On the food front, we’ve entered an alliance with the G-7 presidency—which is Germany this year—and are providing $30 billion of resources available over the next 15 months to support interventions in agriculture, to make more climate smart, stronger systems, more resilient systems; also to provide funding for social protection. It’s very important that as the world faces this giant crisis, that subsidies be targeted and that import and export restrictions be removed, be reduced by the advanced economies—many of them have strong import restrictions that impede global agricultural markets—and also by exporting countries so that they don’t limit it.
We’re putting in emergency assistance. We’ve recently approved more than a dozen programs, including in Lebanon, Egypt and 11 countries across eastern and southern Africa to help increase the resilience of food systems and tackle food insecurity. We’re a strong advocate for good global policies in terms of subsidies, export and import restrictions, and reduction of excess supply storage.
As I mentioned earlier, China is the world’s second biggest economy. It’s the world’s biggest producer of wheat, but it’s also the world’s biggest storer of wheat, and other agricultural products. This provides one possible source as the world faces this impending and deepening crisis.
I want to say a final word on the global debt situation and then turn back to Coul. The global debt is connected, tightly connected. to this food crisis, because of the shortage of fiscal space in the poorest countries. As you know, the DSSI [Debt Service Suspension Initiative] that was done by the G-20—and by the way, the G-20 is meeting even today and trying to work on a communique, but it’s been very difficult for the G-20 members to find consensus on any of these major topics—as we look back, the G-20 did the DSSI debt suspension initiative. All it did was defer the payments but then the interest kept compounding on those payments. And so, the countries are left with an even larger set of debt burdens.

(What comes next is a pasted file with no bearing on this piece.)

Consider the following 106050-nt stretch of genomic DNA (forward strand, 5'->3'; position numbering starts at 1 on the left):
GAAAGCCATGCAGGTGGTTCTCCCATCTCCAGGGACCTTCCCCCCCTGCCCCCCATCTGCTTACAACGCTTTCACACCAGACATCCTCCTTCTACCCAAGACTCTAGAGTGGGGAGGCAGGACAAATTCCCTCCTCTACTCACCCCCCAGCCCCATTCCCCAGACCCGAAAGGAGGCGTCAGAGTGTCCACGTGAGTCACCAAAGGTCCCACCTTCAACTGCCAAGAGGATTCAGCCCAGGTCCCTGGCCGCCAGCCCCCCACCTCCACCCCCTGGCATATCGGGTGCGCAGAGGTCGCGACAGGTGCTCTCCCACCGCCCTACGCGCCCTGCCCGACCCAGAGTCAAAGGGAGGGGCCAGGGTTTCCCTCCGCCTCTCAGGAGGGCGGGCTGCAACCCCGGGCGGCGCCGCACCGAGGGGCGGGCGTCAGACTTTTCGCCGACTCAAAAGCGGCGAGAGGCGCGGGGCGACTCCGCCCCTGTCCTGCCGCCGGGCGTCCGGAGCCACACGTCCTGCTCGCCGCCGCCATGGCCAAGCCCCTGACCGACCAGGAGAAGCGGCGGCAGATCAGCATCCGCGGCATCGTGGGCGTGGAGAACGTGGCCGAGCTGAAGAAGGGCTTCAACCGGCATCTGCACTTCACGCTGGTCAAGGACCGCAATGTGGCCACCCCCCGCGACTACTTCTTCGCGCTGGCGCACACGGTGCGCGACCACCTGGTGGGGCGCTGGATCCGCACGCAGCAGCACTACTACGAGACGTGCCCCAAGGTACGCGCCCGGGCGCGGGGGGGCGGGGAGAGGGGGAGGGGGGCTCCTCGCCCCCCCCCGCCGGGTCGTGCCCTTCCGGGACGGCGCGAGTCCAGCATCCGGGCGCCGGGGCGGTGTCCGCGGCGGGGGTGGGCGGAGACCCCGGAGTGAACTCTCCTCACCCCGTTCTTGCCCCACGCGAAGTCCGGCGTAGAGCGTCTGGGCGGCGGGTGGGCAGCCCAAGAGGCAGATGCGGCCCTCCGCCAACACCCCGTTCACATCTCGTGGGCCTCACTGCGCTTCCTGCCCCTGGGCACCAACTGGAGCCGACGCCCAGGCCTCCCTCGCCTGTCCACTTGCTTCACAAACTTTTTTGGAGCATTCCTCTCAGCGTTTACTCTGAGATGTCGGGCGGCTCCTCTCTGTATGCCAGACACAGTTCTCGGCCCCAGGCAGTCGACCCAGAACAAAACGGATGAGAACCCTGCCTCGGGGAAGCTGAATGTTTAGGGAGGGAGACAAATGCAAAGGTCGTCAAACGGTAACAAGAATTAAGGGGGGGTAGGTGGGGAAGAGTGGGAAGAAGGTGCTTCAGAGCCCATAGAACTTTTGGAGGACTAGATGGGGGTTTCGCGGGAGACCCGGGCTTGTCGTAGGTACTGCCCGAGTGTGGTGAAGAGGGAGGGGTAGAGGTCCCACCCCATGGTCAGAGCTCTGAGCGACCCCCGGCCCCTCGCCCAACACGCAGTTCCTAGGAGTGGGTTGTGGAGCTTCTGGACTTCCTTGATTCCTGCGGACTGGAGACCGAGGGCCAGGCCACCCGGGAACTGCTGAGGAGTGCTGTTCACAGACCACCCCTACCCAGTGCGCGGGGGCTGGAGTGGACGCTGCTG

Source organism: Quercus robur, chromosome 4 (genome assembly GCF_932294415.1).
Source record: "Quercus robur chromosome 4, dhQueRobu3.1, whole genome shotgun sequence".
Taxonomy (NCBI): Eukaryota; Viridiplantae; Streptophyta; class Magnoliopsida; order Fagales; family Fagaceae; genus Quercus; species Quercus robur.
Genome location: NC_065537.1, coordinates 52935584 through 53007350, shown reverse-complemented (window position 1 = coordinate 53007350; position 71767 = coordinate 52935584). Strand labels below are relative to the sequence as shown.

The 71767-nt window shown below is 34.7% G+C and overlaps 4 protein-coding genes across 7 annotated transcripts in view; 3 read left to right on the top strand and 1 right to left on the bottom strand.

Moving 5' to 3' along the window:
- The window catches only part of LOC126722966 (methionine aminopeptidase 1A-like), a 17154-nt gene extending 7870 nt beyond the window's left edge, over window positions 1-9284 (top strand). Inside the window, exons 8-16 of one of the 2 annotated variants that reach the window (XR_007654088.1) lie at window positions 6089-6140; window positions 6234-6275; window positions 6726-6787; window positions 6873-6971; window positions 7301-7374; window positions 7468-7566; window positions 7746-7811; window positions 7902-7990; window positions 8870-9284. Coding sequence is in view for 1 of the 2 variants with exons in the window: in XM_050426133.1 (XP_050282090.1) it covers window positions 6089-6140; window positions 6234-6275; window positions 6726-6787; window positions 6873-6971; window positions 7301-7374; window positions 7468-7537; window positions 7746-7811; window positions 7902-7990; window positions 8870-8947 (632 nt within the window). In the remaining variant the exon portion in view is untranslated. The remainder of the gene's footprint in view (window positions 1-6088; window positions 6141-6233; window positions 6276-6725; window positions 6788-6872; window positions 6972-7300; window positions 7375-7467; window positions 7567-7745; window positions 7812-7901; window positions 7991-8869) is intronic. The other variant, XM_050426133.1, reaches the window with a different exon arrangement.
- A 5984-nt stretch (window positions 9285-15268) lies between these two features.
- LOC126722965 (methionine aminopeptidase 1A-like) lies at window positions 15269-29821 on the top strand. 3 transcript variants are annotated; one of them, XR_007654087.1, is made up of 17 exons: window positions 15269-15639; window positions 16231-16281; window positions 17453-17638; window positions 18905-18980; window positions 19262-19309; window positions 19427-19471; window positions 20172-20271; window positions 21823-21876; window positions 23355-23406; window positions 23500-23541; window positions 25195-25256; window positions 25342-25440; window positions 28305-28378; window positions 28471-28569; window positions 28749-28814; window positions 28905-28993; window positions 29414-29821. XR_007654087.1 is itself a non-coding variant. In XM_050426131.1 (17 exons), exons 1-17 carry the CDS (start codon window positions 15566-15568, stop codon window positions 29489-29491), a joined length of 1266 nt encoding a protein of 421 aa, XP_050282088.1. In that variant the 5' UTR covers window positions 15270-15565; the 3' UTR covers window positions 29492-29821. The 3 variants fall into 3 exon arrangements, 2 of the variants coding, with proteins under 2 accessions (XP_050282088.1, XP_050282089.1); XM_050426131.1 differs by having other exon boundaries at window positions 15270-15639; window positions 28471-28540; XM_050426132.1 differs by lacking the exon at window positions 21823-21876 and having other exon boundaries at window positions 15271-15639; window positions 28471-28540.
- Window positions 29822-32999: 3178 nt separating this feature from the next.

The G-20 initiated the Common Framework for debt relief, but it has been stalled. Even this morning, Chad’s creditor committee met but was unable to make progress. We are hopeful of progress in Zambia, but that’s been one country and it’s been ongoing for over a year and a half, I suppose. We are left with giant amounts of unsustainable debt in developing countries without a methodology to reduce that debt. This means that the countries are still paying to rich creditors, and there’s not a process that’s going to allow them or help them to move into more sustainable debt territory.
That problem is one of the many overlapping crises facing the world. I wanted to end on that point, Coul. One thing that would be good for Brookings, or the U.S., or for the think tank community to be engaged in is: how do we have a major change? You know, I, the World Bank, have proposed many very specific changes that would make this situation work better. But it would be good to have a consensus on the steps that are needed in order to reduce the unsustainable debt situations and to increase the transparency of debt, new debt, as it’s taken on by countries. And that, I think, needs to be kept in this list of major policy initiatives and endeavors that are needed as we go through these overlapping crises.
Thank you very much, and I look forward to hearing the panel and the results. Over to you, Coul.